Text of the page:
There’s a conclave of sorts in Crown Heights, where St. John’s, St. Charles and St. Francis Places all come together just west of Bedford Avenue.
Running from 5th Avenue and Douglass Street east to 8th and Flatbush Avenues, and again from Plaza Street at Grand Army Plaza to East New York Avenue, St. John’s Place and its parallel streets in Park Slope and Crown Heights are among Brooklyn’s longest.
St. John’s Place was renamed in the 1880s from Douglass Street in honor of St. John’s Episcopal Church (above), 139 St. John’s Place between 6th and 7th Avenues. (The church quite possibly has the most detailed history online of any NYC church.) It’s one of two St. John’s Episcopal Churches in Brooklyn, the other being the historic Church of the Generals in Bay Ridge, where both Robert E. Lee and Stonewall Jackson were vestrymen.
Douglass Street, incidentally, has gotten no love from Brooklyn and NYC powers over the years; it originally went from Court Street all the way east and south to East 98th St. and Hegeman Avenue in Brownsville, but while the stretch between 5th and East New York Avenue was renamed St. John’s Place, the southern stretch was renamed Strauss Street after famed entrepreneur Isidor Strauss went down with the Titanic in 1912.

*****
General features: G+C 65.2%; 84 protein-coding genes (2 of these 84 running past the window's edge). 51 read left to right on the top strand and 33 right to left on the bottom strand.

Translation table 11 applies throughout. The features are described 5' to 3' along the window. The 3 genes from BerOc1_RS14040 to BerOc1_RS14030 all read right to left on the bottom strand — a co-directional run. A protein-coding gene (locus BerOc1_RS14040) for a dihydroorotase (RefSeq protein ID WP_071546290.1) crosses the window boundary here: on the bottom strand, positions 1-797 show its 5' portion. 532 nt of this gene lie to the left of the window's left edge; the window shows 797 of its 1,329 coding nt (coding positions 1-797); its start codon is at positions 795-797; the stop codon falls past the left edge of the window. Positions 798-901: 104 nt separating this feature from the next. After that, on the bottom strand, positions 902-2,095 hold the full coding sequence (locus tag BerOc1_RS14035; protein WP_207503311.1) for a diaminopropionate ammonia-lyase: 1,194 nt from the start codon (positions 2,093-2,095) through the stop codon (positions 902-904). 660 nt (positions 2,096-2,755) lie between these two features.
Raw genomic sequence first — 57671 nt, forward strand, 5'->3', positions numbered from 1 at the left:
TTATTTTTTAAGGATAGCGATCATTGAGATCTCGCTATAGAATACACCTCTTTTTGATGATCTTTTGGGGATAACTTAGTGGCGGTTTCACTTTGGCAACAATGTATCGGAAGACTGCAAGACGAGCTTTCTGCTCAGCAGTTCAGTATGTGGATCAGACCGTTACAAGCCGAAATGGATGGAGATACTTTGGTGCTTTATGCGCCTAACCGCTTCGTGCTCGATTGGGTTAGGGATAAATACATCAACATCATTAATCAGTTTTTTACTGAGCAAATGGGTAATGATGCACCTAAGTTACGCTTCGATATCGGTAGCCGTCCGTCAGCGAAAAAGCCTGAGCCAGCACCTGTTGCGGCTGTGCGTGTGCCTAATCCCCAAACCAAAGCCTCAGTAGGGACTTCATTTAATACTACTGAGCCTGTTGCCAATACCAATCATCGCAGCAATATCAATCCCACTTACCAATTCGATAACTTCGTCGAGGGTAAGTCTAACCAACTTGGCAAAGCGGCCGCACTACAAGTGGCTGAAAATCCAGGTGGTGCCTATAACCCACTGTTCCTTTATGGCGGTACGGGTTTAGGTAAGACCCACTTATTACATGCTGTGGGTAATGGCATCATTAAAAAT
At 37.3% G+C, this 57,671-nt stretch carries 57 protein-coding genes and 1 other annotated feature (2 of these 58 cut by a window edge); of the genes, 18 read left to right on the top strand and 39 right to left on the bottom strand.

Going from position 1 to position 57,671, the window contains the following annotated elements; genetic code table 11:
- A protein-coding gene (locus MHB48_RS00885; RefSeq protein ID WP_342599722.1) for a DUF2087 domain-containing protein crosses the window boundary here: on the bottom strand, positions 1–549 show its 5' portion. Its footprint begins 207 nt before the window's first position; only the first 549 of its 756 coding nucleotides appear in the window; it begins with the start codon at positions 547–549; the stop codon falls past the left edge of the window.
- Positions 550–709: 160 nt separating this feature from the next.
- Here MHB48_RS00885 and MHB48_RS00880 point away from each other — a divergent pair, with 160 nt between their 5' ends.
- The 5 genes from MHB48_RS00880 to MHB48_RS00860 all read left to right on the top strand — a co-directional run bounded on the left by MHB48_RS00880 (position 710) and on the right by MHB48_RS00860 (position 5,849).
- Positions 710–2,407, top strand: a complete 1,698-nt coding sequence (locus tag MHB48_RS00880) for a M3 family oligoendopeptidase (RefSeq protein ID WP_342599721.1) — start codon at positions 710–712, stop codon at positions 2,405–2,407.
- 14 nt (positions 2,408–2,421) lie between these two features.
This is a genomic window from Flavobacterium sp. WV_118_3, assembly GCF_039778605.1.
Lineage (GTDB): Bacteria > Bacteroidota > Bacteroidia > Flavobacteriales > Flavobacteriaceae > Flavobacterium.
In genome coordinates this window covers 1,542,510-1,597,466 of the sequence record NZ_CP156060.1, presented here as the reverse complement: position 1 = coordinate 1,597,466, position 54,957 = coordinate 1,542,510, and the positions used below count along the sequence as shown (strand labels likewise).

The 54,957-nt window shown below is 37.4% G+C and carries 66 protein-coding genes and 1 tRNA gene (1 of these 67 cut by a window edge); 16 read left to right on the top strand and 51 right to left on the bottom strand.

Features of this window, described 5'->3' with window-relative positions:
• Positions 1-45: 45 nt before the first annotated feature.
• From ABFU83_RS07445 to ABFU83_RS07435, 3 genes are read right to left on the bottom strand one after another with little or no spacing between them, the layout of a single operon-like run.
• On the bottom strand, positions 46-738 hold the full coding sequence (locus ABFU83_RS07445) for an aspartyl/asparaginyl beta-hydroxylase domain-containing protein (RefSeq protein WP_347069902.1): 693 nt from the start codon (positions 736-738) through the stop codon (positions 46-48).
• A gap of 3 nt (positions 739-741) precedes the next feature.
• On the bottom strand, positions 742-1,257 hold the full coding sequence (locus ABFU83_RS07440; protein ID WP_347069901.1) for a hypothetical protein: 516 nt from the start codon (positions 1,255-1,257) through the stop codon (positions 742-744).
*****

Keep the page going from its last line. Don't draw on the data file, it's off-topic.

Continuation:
Catholic Online lists fully nine saints named Charles, so deciphering which one Brooklyn’s St. Charles Place is named for might be difficult, but my guess is St. Charles Borromeo (1538-1584), who is also remembered by a church in Brooklyn Heights. Charles Borromeo was a prominent figure in the Counter-Reformation following the Lutherian schism and Protestant Rebellion; he was ordained in 1563, and eventually rose to Cardinal.
St. Charles Place is a peaceful one-block street featuring attached brownstones and townhouses. It appears on maps as early as 1890 or so. Below right: St. Johns Place as seen from St. Charles Place.
St. Francis Place
While there are nine St. Charleses in the directory, there are forty-one saints named Francis. It’s likely that St. Francis Place was named for either St. Francis of Assisi or St. Francis Xavier. Francis of Assisi (1181-1226)has been called the most beloved Catholic saint, and the familiar representations of him surrounded by animals are certainly the most recognizable (other than, perhaps, St. Sebastian with the arrows). Francis Xavier (1506-1552) was a Spanish missionary to East Asia and a co-founder of the Society of Jesus (the Jesuits).
St. Francis Place facing Lincoln Place
St. Francis Place is slightly more interesting visually than its partner St. Charles Place, with variegated colorings in its attached stone houses. The shot of the street facing St. Johns Place (below right) again shows, if anything, how insanely large vehicles became in the 2000s.
photography: July 11, 2009; page completed July 14, 2009
The Jesuits ran the Spanish Inquisition, and no one expects the Spanish Inquisition.
I just wanted to mention that St. John’s Place was still Douglass in Brownsville as of 1940. Doing some genealogical work in that area, and was looking at the census.